The Legislative Council meeting on Thursday was prematurely halted owing to low attendance, as democrats repeatedly requested headcounts to stall the session.
The pro-democracy camp were protesting against a government effort to “jump the queue” and bring forward a debate on the controversial joint checkpoint arrangement to next week.
Despite the protests, the government motion to postpone the Stamp Duty (Amendment) Bill 2017 debate – a measure to control the overheated property market- was passed. However, the meeting was prematurely adjourned shortly afterwards since lawmakers had failed to show up in another headcount.
Pro-democracy lawmakers blamed the adjournment on Chief Executive Carrie Lam’s decision to suspend the stamp duty debate: “She puts politics over livelihood and politics over legislative procedures,” said the camp’s convener Charles Mok. “We have to use all means to express our strongest discontent to the government.”
The pro-Beijing camp has 40 members in the Legislative Council including the President Andrew Leung – more than the required quorum of 35.
Starry Lee, leader of the Democratic Alliance for the Betterment and Progress of Hong Kong, blamed the democrats for the premature adjournment.
“It was the opposition camp members, who continuously asked for headcounts, who were absent – who aimed at creating the adjournment,” she said. “I hope the public can see clearly who is responsible – it shows why we proposed changing the Rules of Procedure.”
Pro-democracy lawmaker Claudia Mo had tabled a motion to censure pro-Beijing lawmaker Junius Ho.
Asked if the adjournment was coordinated to bypass the censure motion, the convener of the pro-Beijing camp Martin Liao denied there were any plans to do so.
Andrew Leung said the debate on the joint checkpoint arrangement next week will proceed according to the agenda, since government motions have priority.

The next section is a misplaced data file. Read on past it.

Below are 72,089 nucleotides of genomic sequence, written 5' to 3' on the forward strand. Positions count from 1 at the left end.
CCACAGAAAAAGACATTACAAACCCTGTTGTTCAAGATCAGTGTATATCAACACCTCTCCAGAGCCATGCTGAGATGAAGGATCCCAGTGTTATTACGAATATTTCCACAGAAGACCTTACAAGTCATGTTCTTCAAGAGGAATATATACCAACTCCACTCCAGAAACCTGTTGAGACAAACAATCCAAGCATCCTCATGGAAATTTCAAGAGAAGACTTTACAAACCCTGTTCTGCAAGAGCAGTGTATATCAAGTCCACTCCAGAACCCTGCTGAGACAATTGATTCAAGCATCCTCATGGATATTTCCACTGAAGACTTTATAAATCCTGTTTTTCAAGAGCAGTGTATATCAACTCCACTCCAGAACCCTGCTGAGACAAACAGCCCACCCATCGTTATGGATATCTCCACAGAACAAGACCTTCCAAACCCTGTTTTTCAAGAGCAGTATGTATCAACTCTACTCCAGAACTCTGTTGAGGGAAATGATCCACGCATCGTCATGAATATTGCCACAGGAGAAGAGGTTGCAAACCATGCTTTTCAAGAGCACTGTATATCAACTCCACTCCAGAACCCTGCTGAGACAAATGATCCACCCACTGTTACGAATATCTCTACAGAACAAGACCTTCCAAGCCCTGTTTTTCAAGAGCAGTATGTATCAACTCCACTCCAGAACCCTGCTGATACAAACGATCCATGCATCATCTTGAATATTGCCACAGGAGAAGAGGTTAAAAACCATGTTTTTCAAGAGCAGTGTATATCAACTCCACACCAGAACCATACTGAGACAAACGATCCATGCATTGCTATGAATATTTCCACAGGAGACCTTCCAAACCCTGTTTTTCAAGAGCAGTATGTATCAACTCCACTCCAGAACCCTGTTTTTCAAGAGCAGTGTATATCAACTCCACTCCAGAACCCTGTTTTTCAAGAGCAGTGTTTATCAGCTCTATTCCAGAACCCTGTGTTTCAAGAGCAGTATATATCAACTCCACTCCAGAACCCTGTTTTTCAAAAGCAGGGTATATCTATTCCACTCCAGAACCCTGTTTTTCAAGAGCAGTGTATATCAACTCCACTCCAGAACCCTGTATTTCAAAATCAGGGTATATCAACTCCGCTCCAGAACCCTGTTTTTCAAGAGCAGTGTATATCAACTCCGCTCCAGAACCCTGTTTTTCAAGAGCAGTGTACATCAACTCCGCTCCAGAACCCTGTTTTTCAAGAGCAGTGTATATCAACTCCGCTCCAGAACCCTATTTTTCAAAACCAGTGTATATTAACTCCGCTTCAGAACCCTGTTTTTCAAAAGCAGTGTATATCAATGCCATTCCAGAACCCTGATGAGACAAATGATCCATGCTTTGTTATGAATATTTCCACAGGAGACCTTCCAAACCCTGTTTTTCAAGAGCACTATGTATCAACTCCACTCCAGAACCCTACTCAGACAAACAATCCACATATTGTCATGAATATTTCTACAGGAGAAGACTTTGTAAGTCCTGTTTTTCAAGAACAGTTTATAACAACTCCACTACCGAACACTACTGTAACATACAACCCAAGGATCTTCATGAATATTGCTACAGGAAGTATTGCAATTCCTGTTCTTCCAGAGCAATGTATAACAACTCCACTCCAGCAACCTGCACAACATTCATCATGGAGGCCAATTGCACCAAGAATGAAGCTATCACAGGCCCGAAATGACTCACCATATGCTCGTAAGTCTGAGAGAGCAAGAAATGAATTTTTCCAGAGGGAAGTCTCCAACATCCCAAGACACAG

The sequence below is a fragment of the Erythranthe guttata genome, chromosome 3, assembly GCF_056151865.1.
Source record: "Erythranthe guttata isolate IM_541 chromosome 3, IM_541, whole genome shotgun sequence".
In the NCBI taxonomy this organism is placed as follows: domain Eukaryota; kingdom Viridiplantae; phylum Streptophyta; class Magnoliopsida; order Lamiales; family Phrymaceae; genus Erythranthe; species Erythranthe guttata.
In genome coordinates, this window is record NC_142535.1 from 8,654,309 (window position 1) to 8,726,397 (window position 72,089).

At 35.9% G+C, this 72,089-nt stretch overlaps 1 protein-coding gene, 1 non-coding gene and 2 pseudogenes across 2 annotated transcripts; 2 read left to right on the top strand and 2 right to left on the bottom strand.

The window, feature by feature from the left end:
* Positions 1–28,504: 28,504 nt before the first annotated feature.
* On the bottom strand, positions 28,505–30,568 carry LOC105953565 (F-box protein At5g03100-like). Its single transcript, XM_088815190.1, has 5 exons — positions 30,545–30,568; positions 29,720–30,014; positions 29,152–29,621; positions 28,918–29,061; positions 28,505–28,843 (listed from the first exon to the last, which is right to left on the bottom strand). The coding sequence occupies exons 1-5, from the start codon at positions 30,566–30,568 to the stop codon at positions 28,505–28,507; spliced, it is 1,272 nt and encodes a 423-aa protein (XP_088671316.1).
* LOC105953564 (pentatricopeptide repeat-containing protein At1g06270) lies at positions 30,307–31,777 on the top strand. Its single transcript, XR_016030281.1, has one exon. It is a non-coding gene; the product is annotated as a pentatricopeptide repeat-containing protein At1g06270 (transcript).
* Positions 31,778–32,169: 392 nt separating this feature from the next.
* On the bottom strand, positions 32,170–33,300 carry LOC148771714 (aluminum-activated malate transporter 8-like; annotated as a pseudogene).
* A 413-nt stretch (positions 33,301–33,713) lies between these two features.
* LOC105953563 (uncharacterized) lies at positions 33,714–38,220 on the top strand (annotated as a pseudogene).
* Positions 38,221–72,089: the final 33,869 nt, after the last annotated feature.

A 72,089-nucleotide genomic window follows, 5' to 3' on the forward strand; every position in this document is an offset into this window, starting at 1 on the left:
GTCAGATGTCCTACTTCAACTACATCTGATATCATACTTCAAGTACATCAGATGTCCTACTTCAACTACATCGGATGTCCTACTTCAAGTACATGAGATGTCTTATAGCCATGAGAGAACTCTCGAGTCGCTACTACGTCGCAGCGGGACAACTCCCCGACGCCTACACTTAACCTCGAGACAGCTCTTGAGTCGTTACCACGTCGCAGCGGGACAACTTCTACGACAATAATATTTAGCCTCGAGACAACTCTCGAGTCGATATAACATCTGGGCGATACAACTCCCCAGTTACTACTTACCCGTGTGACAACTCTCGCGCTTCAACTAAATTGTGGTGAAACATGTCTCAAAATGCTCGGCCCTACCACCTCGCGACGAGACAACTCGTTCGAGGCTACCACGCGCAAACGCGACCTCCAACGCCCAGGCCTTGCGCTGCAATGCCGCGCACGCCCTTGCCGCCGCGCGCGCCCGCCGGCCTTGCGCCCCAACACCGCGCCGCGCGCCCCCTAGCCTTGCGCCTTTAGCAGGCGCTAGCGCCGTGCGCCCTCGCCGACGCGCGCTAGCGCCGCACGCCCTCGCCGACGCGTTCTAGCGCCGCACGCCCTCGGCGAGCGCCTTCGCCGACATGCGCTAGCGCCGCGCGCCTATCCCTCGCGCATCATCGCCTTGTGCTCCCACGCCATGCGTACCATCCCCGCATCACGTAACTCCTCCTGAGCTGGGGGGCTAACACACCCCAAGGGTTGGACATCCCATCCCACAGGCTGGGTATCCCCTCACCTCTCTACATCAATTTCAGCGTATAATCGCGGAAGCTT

The proposal will involve “leasing” land to China and effectively giving up Hong Kong jurisdiction across a quarter of the new West Kowloon express rail terminus for faster immigration procedures performed by mainland law enforcement agents. It has been heavily criticised by pro-democracy activists, who say that it is a violation of Basic Law.
The pro-Beijing camp has suggested amendments to the Committee on Rules of Procedure to curb filibustering. Unless the by-elections next March return more seats to the democrats, they will be unable to stop any amendments following the disqualification of six pro-democracy lawmakers
However, democrats on Wednesday proposed 34 of their own amendments to the rules directly to the LegCo secretariat for the general meeting, bypassing the Committee. The rules do not ban the direct submission of amendments to the LegCo general meeting, although there is no precedent.
Liao criticised the democrats as disrespecting the usual practice: “The opposition lawmakers have been asking all lawmakers to act in accordance with the rules, but to achieve their political goal this time, they bypassed the Committee on Rules of Procedure to propose controversial suggestions, clearly violating the mechanism of the Committee,” he said.
Paul Tse, chair of the Committee, had said some proposed changes involved the use of public funds, which cannot be raised by lawmakers without the approval of the chief executive. He said LegCo president could reject such suggestions.
The president has yet to give his view on the democrats’ suggestions.
Mok said the camp will continuously review its strategies, and said he hoped the president will not try to find excuses to ban their suggestions.